This can affect every aspect of his game, especially in the acute stage, as pain and inflammation will restrict movement in all directions. However, baseball is a largely rotational sport, and the rotation associated with swinging the bat, throwing the ball from the outfield (regardless of which side is affected, as the rotation creates movement on both sides of the spine) can be particularly problematic. Jumping to play in the outfield or slip into base can also be affected given movement associated with any of these skills. Running in a straight line might be less of a problem but It is worth noting that breathing creates movement of the ribs, so running can also be affected in the acute phase.
What does this mean for this season?
Trout is undergoing the kind of treatment you would expect for any joint injury. He’s already been injected with cortisone to deal with local inflammation and is taking a break from baseball. As the inflammation subsides, he will likely gradually improve his mobility and fitness and perform very specific exercises to strengthen the small muscles of the spine and chest that help control movement in the joint.
Assuming he can perform these activities without pain, he could gradually progress to baseball-specific activities, including light throwing and bat-swinging, with the ultimate goal of returning to competition. It’s impossible to tell how quickly or effectively he’ll progress, and Forstad told reporters they haven’t made a decision about the rest of the season yet. For his part, Trout says he expects to play again this year, which certainly sounds reasonable assuming he can get his current symptoms under control.
What about his career?
Trout was very clear the other day when he said, “My career is not over yet.” And he’s right. It doesn’t have to be a career-threatening injury, at least as described so far. But it may be that, as with any other joint injury in an athlete, he is on a supportive care program that includes exercises designed to build muscle strength in that area.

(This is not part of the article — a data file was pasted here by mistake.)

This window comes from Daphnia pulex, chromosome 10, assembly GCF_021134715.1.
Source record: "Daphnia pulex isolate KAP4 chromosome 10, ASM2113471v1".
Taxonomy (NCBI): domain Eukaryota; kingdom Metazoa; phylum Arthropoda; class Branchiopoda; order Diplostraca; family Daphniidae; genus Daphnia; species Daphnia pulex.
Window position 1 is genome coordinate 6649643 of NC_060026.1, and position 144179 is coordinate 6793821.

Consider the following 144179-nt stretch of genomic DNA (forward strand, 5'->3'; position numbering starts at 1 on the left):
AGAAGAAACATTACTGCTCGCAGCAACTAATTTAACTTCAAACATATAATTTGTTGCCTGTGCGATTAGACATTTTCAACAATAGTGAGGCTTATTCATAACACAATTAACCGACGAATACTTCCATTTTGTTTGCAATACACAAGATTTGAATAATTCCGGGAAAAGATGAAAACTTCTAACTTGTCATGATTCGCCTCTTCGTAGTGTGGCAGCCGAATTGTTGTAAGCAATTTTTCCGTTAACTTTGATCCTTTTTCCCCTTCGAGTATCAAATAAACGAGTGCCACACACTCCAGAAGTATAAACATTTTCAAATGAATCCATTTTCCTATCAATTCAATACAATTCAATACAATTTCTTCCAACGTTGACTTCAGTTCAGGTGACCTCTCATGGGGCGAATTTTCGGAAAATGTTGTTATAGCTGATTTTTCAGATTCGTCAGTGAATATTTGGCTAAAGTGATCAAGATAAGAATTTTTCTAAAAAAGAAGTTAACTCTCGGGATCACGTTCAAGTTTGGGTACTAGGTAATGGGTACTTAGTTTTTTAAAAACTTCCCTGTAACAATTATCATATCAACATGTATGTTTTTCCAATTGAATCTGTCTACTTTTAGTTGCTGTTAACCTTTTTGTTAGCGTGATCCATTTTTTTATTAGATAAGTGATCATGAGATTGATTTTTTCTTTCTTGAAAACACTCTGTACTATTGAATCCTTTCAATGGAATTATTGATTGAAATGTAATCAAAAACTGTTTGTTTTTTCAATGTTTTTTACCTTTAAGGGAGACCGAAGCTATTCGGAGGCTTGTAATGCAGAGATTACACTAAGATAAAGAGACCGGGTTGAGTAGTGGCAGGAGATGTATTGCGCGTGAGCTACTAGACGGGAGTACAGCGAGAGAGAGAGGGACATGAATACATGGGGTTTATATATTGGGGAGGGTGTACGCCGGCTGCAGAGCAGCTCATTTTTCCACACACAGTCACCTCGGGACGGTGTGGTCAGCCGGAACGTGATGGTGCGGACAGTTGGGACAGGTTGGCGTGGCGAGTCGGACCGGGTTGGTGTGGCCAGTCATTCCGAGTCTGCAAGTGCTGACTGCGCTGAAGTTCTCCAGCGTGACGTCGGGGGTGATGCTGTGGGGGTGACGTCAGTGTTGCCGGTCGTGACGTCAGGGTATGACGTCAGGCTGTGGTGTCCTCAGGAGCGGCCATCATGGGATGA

Could there be an outbreak in the future? Of course. And if it does, the regime will probably be very similar. It might even resolve faster given the knowledge gained in this first episode. But there is also a chance that he can live for years without flare-ups. There really are no guarantees.
Is it related to other injuries he has suffered in recent seasons?
Certainly not, unless he’s dealt with something other than what sent him to IL in the past. He suffered a ligament injury in his thumb five years ago from a head-first fall that led to surgery. He had a sprained calf that cost him most of last season. And he had a few other little things, but, as far as we know, nothing to do with the ribs or the spine.
Can this be compared to the injury of any other baseball player or athlete?
Let’s put it this way: as far as we know, no. Many athletes have dealt with rib injuries and many have dealt with spinal injuries. We rarely hear of an injury described with the same level of specificity as Trout’s. This does not mean that the other player did not have a costovertebral injury. In fact, it’s highly likely that several players have dealt with something similar, but we just might not know about it. It is also credit to Trout’s medical staff, including spinal specialist Dr. Robert Watkins, whom he consulted about this injury. Having people who will seek out and be aware of the small details that determine a particular diagnosis can be the key to a successful outcome.
*There are also five fused vertebrae below the lumbar spine that make up the sacrum, and the coccyx attaches to the bottom of the sacrum. Because they are not separate articulating joints, they are not included in the above description.